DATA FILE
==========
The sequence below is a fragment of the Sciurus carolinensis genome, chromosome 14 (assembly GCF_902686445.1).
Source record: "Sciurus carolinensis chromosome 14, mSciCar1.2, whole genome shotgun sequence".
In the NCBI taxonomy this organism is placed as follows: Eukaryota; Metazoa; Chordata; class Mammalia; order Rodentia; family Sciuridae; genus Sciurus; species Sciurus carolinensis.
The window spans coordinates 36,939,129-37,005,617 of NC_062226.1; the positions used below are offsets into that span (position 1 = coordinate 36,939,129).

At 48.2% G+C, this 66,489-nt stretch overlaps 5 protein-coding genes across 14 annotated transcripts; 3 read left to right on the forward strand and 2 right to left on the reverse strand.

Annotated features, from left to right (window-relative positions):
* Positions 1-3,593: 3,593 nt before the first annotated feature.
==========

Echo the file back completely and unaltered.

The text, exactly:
The sequence below is a fragment of the Sciurus carolinensis genome, chromosome 14 (assembly GCF_902686445.1).
Source record: "Sciurus carolinensis chromosome 14, mSciCar1.2, whole genome shotgun sequence".
In the NCBI taxonomy this organism is placed as follows: Eukaryota; Metazoa; Chordata; class Mammalia; order Rodentia; family Sciuridae; genus Sciurus; species Sciurus carolinensis.
The window spans coordinates 36,939,129-37,005,617 of NC_062226.1; the positions used below are offsets into that span (position 1 = coordinate 36,939,129).

At 48.2% G+C, this 66,489-nt stretch overlaps 5 protein-coding genes across 14 annotated transcripts; 3 read left to right on the forward strand and 2 right to left on the reverse strand.

Annotated features, from left to right (window-relative positions):
* Positions 1-3,593: 3,593 nt before the first annotated feature.